Stream monitoring is an important component of stormwater mitigation. Each year, volunteers are needed to take water samples from various local streams. These samples are sent to a lab and analyzed
The data collected through stream monitoring helps to guide our project selection process. Volunteers are recruited in the late spring and trained before testing begins in early summer.
Consistent data related to water quality and quantity allows stormwater managers to better assess the state of our waters and develop solutions that will have a lasting positive effect. Volunteers are typically used to collect samples at a variety of locations along a stream or within a watershed. On occasion, volunteers may also gather visual data as to the condition of a stream. Data collected in this way may include presence or absence of riparian buffers, streambank stability, and presence of litter or trash.
Which Pollutants/Nutrients does the Stream Team Monitor?
Phosphorus is an essential nutrient for plants and animals in the aquatic food web and is naturally limited in most fresh waters; therefore, even a modest increase can set off a chain of undesirable events. Such events include algal blooms, accelerated plant growth, low dissolved oxygen, and death of aquatic animals. Phosphorus naturally occurs in soils and rocks. Additional phosphorus enters waterways through runoff from wastewater treatment plants fertilized lawns and cropland, failing septic systems, animal manure storage areas, pet waste and from erosion.
The Vermont Water Quality Standards currently set no specific standard for phosphorus levels in Class B waters below 2500 feet in elevation. The State of Vermont has proposed amendments to the water quality standards to set a limit of 27 µg/L for Class B warm water medium-gradient streams. Phosphorus concentrations exceed the proposed standards at all sites measured.
The Stream Team monitored Nitrogen in 2012 and 2013. However, due to the low levels present in all samples, we did not continue monitoring for Nitrogen in 2014 and beyond.
Nitrogen exists in water in numerous forms, two of which are nitrate (NO3) and nitrite (NO2). Of these two forms, nitrate is usually the most important to measure because it is more commonly found in surface waters. Nitrate is an essential nutrient for growth of algae and other aquatic plants, and can be present at high levels due to a variety of sources. Sources of nitrogen in waters can come from wastewater treatment plants, runoff from fertilized lawns and cropland, failing on-site septic systems, runoff from animal manure storage areas, and industrial discharges. The Vermont Water Quality Standards standard for Nitrogen in Class B waters is 5.0 mg NO3-N/L. None of the site exceed the standard for Nitrogen recommended by the state.
Chloride is a component of salt found naturally in minerals and in oceans. Elevated chloride levels in surface waters can lead to poor health and reduced reproduction in aquatic species, according to the Vermont Surface Water Management Strategy. The sources of chloride in water include road deicing salts, wastewater form industries and municipalities, and leachate from landfills. The current water quality standard for chloride is 230 mg/L. The highest chloride concentration measured by the Stream Team was found at Centennial Brook in 2012, with a reading of 468 mg/L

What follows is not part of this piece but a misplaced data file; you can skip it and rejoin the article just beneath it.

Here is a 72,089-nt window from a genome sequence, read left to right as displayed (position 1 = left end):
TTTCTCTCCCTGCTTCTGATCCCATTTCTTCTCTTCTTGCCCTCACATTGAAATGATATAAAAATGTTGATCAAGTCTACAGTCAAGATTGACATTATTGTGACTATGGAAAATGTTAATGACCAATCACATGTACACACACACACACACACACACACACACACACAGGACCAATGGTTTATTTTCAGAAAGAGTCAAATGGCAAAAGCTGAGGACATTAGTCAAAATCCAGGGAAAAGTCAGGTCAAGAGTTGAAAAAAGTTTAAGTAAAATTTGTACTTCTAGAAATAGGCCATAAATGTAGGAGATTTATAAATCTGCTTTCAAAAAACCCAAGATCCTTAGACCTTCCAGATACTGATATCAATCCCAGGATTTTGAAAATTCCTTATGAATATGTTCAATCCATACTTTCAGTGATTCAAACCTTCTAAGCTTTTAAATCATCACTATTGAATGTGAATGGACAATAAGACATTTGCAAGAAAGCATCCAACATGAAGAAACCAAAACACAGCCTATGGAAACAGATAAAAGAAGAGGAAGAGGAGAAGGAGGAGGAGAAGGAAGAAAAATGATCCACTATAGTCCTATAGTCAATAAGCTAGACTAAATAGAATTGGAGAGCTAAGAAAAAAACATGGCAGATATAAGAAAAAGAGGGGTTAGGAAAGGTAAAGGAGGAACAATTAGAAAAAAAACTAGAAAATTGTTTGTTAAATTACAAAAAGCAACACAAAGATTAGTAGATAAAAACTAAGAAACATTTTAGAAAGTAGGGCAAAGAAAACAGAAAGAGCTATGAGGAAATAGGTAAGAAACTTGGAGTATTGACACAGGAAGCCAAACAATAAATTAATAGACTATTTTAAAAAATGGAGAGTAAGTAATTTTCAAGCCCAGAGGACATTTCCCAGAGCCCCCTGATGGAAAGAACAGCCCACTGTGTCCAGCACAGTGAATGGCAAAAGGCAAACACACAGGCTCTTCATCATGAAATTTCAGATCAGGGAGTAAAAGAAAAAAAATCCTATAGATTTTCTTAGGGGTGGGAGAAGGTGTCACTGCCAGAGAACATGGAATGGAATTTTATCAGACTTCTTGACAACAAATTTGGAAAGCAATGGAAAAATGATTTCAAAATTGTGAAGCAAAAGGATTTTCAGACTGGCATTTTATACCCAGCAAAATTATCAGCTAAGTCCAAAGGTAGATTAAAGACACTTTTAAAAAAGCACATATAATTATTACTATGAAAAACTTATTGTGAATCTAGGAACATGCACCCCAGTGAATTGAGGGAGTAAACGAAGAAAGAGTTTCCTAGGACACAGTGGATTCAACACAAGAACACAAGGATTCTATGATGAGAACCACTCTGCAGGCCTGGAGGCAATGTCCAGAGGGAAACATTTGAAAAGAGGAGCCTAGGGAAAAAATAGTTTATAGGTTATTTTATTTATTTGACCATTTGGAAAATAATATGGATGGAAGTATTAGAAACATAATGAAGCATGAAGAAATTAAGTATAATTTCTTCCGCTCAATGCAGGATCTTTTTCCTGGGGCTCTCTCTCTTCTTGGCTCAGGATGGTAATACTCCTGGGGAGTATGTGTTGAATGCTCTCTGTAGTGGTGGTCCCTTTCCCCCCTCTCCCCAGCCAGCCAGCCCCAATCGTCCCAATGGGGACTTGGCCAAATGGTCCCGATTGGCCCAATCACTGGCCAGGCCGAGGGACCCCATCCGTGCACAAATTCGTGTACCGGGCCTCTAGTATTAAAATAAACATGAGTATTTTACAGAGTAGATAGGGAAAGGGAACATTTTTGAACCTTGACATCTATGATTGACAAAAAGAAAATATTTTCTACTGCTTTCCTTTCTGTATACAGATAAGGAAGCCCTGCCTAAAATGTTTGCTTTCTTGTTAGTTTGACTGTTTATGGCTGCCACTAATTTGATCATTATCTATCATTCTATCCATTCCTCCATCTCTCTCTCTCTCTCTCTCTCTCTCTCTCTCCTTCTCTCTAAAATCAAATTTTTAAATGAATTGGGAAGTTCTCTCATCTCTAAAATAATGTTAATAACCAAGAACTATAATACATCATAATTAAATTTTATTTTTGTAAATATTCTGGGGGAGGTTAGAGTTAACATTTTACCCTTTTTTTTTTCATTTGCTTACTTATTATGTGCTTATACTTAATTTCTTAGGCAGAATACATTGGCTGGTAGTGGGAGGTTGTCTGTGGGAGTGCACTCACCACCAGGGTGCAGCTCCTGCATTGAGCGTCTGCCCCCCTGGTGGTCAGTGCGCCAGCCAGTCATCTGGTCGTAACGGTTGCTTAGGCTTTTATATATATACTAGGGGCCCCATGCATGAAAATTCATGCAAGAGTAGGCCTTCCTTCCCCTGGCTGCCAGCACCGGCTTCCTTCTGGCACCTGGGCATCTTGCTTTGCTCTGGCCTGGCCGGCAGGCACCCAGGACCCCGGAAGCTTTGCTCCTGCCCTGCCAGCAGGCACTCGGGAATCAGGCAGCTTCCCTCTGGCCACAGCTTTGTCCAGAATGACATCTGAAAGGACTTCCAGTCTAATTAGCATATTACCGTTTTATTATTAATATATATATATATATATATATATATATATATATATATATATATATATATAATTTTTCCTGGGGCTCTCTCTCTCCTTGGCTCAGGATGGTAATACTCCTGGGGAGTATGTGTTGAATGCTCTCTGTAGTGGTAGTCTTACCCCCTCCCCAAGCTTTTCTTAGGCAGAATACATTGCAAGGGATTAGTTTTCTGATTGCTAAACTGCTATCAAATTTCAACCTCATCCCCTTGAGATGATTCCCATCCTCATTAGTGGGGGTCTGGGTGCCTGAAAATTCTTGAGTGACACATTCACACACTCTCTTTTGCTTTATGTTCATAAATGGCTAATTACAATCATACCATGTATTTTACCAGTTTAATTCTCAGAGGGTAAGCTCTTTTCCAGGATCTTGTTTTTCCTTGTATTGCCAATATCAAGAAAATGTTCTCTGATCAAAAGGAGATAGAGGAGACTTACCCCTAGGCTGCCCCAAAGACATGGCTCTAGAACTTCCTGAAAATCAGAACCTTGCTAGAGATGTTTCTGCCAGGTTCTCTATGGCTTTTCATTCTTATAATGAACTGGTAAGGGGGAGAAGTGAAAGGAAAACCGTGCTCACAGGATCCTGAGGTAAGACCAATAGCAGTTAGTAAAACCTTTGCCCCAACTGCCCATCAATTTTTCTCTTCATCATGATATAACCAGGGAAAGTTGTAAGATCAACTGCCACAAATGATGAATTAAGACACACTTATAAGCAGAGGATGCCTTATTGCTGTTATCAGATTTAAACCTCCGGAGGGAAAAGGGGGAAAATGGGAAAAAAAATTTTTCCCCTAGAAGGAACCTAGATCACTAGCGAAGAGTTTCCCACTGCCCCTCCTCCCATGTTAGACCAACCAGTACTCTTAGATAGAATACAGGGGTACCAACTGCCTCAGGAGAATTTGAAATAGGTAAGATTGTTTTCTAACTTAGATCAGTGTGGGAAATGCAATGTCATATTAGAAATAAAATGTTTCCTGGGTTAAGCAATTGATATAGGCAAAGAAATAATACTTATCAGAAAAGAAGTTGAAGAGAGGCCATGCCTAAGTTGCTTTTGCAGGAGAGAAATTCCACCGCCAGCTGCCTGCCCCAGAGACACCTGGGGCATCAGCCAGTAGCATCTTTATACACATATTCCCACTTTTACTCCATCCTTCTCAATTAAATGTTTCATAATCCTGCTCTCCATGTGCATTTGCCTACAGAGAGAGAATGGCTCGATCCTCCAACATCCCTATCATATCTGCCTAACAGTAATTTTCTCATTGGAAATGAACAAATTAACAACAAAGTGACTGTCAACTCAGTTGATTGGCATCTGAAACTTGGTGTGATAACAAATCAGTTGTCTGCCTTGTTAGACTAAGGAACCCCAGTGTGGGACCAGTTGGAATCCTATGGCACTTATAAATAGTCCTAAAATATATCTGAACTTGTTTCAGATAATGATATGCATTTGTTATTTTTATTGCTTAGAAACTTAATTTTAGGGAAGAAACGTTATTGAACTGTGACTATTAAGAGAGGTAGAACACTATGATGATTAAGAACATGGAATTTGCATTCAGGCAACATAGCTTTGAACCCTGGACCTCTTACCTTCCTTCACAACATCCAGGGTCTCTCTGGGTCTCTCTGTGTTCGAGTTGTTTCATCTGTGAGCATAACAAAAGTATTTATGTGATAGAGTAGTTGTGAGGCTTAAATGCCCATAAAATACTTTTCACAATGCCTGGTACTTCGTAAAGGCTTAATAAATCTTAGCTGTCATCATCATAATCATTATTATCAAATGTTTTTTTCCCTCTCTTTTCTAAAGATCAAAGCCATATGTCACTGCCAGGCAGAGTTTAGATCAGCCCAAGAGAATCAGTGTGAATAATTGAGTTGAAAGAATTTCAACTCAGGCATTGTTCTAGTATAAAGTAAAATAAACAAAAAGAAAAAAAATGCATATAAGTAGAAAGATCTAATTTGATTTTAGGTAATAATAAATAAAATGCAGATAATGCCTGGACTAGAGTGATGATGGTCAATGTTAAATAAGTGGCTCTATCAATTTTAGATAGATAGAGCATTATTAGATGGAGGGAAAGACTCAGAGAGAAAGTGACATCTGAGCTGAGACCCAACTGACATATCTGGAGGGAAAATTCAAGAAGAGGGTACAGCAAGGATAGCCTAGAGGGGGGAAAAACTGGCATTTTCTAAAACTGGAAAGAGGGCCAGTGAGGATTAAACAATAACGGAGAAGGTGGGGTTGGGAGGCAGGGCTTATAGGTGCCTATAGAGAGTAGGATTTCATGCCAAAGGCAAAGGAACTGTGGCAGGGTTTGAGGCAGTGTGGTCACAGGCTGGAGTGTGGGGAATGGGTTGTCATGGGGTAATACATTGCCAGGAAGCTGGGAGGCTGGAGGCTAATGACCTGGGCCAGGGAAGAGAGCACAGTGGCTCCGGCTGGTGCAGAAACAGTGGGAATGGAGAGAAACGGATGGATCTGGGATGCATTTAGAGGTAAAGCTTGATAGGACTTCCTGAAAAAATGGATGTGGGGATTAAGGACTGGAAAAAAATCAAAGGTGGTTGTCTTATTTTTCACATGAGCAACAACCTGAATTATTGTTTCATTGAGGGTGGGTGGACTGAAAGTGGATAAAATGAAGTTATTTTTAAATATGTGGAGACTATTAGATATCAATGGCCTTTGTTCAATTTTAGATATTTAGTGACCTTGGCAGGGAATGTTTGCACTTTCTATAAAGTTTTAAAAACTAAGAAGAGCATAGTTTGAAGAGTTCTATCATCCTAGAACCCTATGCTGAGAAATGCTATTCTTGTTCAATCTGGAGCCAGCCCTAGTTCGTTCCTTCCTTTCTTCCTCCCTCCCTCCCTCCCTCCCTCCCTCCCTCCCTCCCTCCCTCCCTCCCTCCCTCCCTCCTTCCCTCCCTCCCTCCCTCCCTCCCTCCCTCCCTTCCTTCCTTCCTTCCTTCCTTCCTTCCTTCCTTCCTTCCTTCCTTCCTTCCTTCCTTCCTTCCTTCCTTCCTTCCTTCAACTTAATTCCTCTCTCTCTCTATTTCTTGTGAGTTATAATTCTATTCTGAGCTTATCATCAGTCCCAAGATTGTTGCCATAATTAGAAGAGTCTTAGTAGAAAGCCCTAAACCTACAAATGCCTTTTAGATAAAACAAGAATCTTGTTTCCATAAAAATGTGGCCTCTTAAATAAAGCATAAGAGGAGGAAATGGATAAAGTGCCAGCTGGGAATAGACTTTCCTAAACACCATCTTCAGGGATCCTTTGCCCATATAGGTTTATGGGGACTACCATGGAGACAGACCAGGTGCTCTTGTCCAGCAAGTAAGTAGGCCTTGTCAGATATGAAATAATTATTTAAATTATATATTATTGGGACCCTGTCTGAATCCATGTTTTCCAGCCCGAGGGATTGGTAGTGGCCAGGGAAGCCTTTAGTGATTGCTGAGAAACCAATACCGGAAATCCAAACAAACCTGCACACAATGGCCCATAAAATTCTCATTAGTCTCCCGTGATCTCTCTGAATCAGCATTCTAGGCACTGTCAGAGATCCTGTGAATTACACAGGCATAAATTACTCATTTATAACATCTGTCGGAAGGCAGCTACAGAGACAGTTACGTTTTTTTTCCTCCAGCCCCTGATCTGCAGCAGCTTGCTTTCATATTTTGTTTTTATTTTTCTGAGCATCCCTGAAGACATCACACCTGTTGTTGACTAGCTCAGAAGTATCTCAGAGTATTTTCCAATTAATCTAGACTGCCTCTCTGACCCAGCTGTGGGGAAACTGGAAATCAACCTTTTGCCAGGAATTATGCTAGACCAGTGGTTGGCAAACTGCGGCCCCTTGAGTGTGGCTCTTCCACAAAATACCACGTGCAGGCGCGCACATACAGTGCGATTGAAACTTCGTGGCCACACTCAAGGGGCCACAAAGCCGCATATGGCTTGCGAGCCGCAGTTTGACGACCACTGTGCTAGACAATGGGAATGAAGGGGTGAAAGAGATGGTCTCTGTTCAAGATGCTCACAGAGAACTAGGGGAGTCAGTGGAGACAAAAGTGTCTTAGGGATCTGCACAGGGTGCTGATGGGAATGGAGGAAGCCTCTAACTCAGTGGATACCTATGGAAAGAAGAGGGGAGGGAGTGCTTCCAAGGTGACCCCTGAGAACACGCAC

The turbidity of a water sample refers to its cloudiness. This measurement is based on the amount of algae, microbes, and sediment suspended in the water. Turbidity measurements can be used as an indicator for erosion and/or nutrient concentration. Higher turbidity levels can indicate a higher chance of disease-causing organisms being present. The Vermont Water Quality Standards state that turbidity should not exceed 10 NTU (nepholometric turbidity units) in cold-water fish habitat and 25 NTU in warm-water fish habitat. The highest turbidity levels observed were in Morehouse Brook in 2013, with a measurement of 182 NTU, however the annual average measurement for 2013 was 42.75 NTU.
TSS (Total Suspended Solids)
Suspended solids are defined as particles that will not pass through a 2-micron filter; these particles include: silt, clay, plankton, algae, fine organic debris, and other particulate matter. High concentrations of suspended solids in a waterbody can potentially carry pollutants that cling to suspended particles, such as pesticides from crops. Like turbidity, total suspended solids impact water clarity, which makes it harder for light to pass through the water and therefore decreases photosynthesis. Water with a high concentration of TSS warms more rapidly and holds less oxygen, altering the aquatic habitat. The sources of TSS include industrial discharge, sewage, fertilizers, road runoff, and soil erosion. TSS is measured as a weight of TSS per volume of water (mg/L). There are no quantitative criteria for TSS. Vermont Water Quality Standards state that TSS concentrations "should not exceed an amount that would prevent the full support of uses."
Escherichia coli (E. coli) is a species of fecal coliform bacteria that is specific to fecal material from humans and other warm-blooded animals. The microbes can cause short-term health effects such as diarrhea, cramps, nausea, headaches, and other symptoms. E. coli exposure may pose special health risk for infants, young children, and people with severely compromised immune systems. The Vermont Water Quality Standards state that E. coli exceed a geometric mean based on at least 3 samples obtained over a 30 day period of 18 organisms/100 ml; the Vermont safe standard for E. coli in recreational waters is 77 colonies per 100ml. Currently, the Stream Team only monitors E. coli data at Wheeler Nature Park.